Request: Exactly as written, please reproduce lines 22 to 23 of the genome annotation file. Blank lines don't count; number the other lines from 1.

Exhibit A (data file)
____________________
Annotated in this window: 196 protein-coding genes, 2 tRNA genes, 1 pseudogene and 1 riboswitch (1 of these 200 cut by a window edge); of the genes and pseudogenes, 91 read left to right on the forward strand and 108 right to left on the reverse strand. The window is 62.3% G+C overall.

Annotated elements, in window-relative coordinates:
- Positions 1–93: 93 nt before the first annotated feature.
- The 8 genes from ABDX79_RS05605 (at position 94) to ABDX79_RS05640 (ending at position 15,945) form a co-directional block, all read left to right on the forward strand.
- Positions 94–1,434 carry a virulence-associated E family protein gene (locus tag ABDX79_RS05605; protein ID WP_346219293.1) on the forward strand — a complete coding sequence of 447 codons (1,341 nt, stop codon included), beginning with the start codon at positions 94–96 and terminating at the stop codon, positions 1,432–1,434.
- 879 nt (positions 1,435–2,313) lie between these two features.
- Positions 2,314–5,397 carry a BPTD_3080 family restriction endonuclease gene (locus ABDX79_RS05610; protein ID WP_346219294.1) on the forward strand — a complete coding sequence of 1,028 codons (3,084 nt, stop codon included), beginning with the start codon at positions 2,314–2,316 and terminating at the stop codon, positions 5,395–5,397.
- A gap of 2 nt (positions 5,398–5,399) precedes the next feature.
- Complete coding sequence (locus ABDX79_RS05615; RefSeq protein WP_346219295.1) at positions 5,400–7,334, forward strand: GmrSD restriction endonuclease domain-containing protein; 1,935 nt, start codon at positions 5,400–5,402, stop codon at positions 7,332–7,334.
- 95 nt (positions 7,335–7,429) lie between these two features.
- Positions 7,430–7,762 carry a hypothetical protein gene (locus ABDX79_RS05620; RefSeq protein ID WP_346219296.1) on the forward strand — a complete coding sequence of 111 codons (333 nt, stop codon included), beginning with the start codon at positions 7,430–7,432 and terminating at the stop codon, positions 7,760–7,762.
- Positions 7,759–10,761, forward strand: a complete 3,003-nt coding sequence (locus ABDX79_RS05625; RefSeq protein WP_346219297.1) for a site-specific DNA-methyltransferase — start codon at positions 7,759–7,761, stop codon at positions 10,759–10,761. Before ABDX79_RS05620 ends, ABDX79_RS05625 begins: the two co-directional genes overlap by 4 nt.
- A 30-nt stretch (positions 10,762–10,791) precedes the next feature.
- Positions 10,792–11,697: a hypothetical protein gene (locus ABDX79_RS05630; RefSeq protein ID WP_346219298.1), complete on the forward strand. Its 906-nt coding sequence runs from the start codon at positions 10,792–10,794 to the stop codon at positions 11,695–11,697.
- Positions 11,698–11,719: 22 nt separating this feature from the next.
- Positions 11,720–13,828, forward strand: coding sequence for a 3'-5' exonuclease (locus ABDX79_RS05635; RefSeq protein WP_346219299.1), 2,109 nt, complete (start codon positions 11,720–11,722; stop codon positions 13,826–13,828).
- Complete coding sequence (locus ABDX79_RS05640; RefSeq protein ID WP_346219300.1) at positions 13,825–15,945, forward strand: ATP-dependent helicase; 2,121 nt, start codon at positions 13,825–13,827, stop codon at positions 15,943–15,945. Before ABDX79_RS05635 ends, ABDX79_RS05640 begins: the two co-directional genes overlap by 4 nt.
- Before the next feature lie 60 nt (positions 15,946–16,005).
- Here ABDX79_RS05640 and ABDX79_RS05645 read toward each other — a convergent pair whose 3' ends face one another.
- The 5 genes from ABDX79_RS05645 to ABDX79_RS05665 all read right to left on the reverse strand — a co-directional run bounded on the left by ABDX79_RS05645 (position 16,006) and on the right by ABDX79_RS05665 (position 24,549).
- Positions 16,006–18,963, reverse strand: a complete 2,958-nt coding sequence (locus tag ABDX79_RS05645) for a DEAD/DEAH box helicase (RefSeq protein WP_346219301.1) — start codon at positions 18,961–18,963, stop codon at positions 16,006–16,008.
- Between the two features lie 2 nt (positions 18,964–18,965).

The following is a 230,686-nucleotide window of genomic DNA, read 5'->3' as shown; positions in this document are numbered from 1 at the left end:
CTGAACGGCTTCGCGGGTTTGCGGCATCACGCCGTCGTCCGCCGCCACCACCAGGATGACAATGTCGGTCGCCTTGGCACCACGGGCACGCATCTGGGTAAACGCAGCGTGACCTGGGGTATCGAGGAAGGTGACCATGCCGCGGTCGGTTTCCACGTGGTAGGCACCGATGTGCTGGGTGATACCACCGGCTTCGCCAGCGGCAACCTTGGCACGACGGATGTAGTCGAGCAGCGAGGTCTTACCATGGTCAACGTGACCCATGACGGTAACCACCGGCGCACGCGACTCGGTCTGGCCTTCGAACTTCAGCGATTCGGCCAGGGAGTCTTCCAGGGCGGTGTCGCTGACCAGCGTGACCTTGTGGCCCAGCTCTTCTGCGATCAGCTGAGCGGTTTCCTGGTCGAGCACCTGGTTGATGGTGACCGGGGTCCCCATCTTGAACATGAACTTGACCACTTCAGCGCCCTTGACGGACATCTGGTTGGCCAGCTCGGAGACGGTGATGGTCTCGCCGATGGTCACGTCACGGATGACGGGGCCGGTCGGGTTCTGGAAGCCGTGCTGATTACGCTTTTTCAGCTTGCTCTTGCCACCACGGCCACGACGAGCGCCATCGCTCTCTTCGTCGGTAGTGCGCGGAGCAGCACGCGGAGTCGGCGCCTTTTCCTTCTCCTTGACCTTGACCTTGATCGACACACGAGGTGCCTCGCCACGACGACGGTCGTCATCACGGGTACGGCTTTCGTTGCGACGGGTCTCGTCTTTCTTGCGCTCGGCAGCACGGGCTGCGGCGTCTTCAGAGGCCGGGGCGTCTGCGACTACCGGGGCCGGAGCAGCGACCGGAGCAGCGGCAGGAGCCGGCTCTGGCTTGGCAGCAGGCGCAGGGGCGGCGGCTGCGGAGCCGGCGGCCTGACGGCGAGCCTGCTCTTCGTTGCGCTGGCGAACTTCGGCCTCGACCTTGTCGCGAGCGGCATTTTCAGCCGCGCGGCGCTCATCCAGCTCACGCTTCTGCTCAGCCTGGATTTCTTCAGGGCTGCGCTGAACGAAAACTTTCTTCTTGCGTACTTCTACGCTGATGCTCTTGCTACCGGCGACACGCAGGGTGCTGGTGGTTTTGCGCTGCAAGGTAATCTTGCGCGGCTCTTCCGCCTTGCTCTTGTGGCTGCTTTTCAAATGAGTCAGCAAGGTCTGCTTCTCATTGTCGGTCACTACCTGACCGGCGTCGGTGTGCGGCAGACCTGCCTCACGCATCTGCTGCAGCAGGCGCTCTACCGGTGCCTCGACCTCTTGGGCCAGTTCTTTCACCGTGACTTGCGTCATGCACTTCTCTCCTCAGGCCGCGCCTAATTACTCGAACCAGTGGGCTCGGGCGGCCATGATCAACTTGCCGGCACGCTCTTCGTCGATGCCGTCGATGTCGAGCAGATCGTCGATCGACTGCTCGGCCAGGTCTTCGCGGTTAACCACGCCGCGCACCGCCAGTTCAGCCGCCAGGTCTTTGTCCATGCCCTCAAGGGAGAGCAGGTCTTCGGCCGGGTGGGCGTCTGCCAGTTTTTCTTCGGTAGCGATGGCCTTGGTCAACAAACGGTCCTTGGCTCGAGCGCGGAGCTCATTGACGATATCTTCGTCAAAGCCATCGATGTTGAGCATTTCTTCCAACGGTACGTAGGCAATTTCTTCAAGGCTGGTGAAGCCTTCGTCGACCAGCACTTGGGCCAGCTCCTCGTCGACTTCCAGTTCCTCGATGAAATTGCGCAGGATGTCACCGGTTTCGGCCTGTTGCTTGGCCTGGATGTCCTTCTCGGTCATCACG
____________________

- Between the two features lie 2 nt (positions 18,964–18,965).

The following is a 230,686-nucleotide window of genomic DNA, read 5'->3' as shown; positions in this document are numbered from 1 at the left end: